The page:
Loganberry Books (13015 Larchmere Blvd., Shaker Heights): Allen Ricca signs “Catching Hell: The Insider Story of Seafood from Ocean to Plate,” 1 pm Sunday; Raffaele Di Lallo signs “Houseplant Warrior: 7 Keys to Unlocking the Mysteries of Houseplant Care,” 2 pm Sunday. In a virtual presentation from 6:30 to 7:30 pm Tuesday, horticulturalist Uli Lorimer talks about “The Northeast Native Plant Primer: 235 Plants for an Earth-Friendly Garden,” hosted by the Western Reserve Land Conservancy. Register at

Cuyahoga County Public Library (North Olmsted branch, 27403 Lorain Road): Chris Pavone, whose “The Expats” won the 2013 Edgar and Anthony awards for best first novel, talks to Paula McLain (“The Paris Wife”) about his thriller “Two Nights in Lisbon, ” 7 to 8 pm Monday. Register at

Willoughby Public Library (30 Public Square): Terry Pluto signs “Vintage Browns: A Warm Look Back at the Cleveland Browns of the 1970s, ’80s, ’90s and More,” 7 to 8 pm Tuesday. Register at

Cuyahoga County Public Library: Karen Winn discusses her novel “Our Little World,” about secrets revealed when a child disappears in 1985 New Jersey, in a Zoom event from 7 to 8 pm Tuesday. From 7 to 8 pm Thursday, Shaker Heights native Carter Bays, co-creator of “How I Met Your Mother,” discusses his debut novel “The Mutual Friend.” Register at

Cuyahoga County Public Library (Bay Village branch, 27400 Wolf Road): Dan Chaon signs his darkly funny novel “Sleepwalk,” featured in May 22 Book Talk, 7 to 8 pm Tuesday. Register at

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Geauga County Public Library (West branch, 13455 W. Chillicothe Road, Chesterland): Leslie Heaphy, associate professor of history at Kent State University Stark campus and author of “The Negro Leagues 1869-1960,” discusses the Negro Leagues in Ohio, 7 to 8 pm Wednesday . Register at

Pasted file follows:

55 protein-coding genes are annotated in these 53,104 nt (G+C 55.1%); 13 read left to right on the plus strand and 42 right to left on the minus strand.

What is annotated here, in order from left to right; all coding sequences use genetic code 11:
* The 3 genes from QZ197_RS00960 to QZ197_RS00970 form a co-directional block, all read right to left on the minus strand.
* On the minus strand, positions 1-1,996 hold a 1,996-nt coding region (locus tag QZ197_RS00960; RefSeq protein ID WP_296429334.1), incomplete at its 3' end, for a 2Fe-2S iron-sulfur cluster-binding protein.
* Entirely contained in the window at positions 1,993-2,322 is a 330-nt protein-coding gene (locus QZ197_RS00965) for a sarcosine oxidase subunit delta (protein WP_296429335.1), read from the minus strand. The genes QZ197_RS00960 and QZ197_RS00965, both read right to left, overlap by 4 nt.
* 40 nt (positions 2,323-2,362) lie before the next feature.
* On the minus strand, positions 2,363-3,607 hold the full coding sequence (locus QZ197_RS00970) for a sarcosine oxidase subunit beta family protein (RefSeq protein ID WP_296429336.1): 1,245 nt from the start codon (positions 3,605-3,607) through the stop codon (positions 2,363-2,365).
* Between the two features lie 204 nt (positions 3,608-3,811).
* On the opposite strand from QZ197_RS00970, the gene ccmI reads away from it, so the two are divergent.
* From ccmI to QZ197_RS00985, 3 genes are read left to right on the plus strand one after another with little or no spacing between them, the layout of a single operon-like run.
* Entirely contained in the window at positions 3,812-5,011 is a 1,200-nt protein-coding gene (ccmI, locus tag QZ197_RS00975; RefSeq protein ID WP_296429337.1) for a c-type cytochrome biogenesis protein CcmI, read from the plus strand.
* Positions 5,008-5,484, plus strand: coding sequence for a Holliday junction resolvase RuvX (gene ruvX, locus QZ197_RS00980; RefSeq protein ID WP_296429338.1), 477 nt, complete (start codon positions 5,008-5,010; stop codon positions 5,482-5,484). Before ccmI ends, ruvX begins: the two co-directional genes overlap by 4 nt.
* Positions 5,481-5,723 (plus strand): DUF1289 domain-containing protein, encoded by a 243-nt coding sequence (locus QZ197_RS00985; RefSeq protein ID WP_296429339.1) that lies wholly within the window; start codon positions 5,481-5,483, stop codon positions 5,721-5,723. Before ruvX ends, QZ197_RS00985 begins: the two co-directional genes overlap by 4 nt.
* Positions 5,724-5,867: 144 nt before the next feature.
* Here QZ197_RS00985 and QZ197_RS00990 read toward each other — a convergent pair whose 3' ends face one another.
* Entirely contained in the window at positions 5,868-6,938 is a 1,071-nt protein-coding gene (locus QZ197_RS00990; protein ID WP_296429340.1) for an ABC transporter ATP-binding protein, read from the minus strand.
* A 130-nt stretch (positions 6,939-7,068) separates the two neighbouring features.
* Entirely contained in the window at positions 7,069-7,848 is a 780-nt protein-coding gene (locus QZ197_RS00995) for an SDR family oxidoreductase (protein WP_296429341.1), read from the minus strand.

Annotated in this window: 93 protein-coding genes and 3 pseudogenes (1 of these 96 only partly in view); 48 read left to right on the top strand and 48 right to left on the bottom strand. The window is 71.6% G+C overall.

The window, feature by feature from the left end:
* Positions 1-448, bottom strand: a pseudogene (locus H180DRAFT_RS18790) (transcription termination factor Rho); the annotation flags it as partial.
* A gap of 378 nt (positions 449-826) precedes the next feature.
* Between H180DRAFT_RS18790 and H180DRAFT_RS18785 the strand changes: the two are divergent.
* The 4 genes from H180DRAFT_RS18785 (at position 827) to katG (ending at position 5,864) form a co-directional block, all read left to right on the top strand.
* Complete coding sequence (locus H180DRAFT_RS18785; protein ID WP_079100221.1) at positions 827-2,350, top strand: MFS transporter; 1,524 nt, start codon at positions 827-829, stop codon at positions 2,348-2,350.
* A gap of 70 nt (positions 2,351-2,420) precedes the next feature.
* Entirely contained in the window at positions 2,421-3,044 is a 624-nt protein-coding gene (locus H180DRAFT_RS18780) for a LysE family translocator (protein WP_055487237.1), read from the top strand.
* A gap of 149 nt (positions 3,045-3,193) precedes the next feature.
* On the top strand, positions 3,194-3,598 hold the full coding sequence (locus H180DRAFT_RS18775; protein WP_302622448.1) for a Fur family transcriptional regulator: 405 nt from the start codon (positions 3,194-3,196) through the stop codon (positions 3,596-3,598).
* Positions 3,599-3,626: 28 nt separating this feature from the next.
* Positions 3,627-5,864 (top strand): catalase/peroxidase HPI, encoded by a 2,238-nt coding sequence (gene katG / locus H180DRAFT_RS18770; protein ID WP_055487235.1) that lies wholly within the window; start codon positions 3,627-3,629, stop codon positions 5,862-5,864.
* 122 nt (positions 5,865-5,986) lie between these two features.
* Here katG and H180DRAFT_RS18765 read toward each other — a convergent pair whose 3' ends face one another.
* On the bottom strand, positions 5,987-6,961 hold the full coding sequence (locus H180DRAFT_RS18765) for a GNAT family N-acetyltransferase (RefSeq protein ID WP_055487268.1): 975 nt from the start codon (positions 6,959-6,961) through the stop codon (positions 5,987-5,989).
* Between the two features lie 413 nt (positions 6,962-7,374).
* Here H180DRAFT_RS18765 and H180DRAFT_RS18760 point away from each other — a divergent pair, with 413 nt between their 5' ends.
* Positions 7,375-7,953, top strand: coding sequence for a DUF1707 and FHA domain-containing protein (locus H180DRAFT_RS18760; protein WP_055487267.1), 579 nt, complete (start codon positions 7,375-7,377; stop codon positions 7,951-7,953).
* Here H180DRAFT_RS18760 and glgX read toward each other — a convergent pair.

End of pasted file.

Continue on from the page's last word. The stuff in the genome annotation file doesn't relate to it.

Cuyahoga County Public Library (Parma-Snow branch, 2121 Snow Road): Richland County native Candice Millard, whose “Destiny of the Republic: A Tale of Madness, Medicine, and the Murder of a President” won the 2012 Edgar Award for Best Fact Crime Book, discusses “River of the Gods: Genius, Courage, and Betrayal in the Search for the Source of the Nile,” 7 to 8 pm Wednesday. From 7 to 8 pm Friday, Steve Berry, author of the Cotton Malone spy novels, signs “The Omega Factor,” about an art investigator tracking a 15th-century work. Register at

Visible Voice Books (2258 Professor Ave., Cleveland): Jane Ann Turzillo launches “Wicked Cleveland,” 7 pm Friday.

Portage County District Library (Aurora branch, 115 E. Pioneer Trail): Cameron Fields signs his poetry collection “Walk This Earth,” 1 to 2 pm Saturday. Register at

Learned Owl Book Shop (204 N. Main St., Hudson): MoNique Waters signs her picture book “I Can Achieve Anything,” 1 to 3 pm Saturday.

Cuyahoga County Public Library (Brook Park branch, 6155 Engle Road): Bette Lou Higgins signs “Lost Restaurants of Cleveland,” 2 to 3 pm Saturday. Register at

Cuyahoga County Public Library (South Euclid-Lyndhurst branch, 1876 S. Green Road, South Euclid): Poets who contributed to “I Thought I Heard a Cardinal Sing: Ohio’s Appalachian Poets” read from the anthology, 2 to 4 pm Saturday.

Email information about books of local interest, and event notices at least two weeks in advance to and I tweet at @BarbaraMcI.